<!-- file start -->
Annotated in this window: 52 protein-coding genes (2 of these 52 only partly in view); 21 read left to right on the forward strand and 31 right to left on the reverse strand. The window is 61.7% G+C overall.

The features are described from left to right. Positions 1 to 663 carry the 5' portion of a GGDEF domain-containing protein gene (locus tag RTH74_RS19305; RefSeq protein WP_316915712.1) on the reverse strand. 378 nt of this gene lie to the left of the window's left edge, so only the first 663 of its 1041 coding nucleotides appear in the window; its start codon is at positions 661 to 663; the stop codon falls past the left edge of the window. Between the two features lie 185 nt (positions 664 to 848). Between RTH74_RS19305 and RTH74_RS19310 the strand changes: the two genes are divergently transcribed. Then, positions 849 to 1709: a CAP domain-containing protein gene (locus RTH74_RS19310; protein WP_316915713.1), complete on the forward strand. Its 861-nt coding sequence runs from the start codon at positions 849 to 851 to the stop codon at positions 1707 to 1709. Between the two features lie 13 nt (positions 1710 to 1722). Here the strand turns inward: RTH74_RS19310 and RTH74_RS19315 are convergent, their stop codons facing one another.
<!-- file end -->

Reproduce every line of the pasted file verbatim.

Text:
Annotated in this window: 52 protein-coding genes (2 of these 52 only partly in view); 21 read left to right on the forward strand and 31 right to left on the reverse strand. The window is 61.7% G+C overall.

The features are described from left to right. Positions 1 to 663 carry the 5' portion of a GGDEF domain-containing protein gene (locus tag RTH74_RS19305; RefSeq protein WP_316915712.1) on the reverse strand. 378 nt of this gene lie to the left of the window's left edge, so only the first 663 of its 1041 coding nucleotides appear in the window; its start codon is at positions 661 to 663; the stop codon falls past the left edge of the window. Between the two features lie 185 nt (positions 664 to 848). Between RTH74_RS19305 and RTH74_RS19310 the strand changes: the two genes are divergently transcribed. Then, positions 849 to 1709: a CAP domain-containing protein gene (locus RTH74_RS19310; protein WP_316915713.1), complete on the forward strand. Its 861-nt coding sequence runs from the start codon at positions 849 to 851 to the stop codon at positions 1707 to 1709. Between the two features lie 13 nt (positions 1710 to 1722). Here the strand turns inward: RTH74_RS19310 and RTH74_RS19315 are convergent, their stop codons facing one another.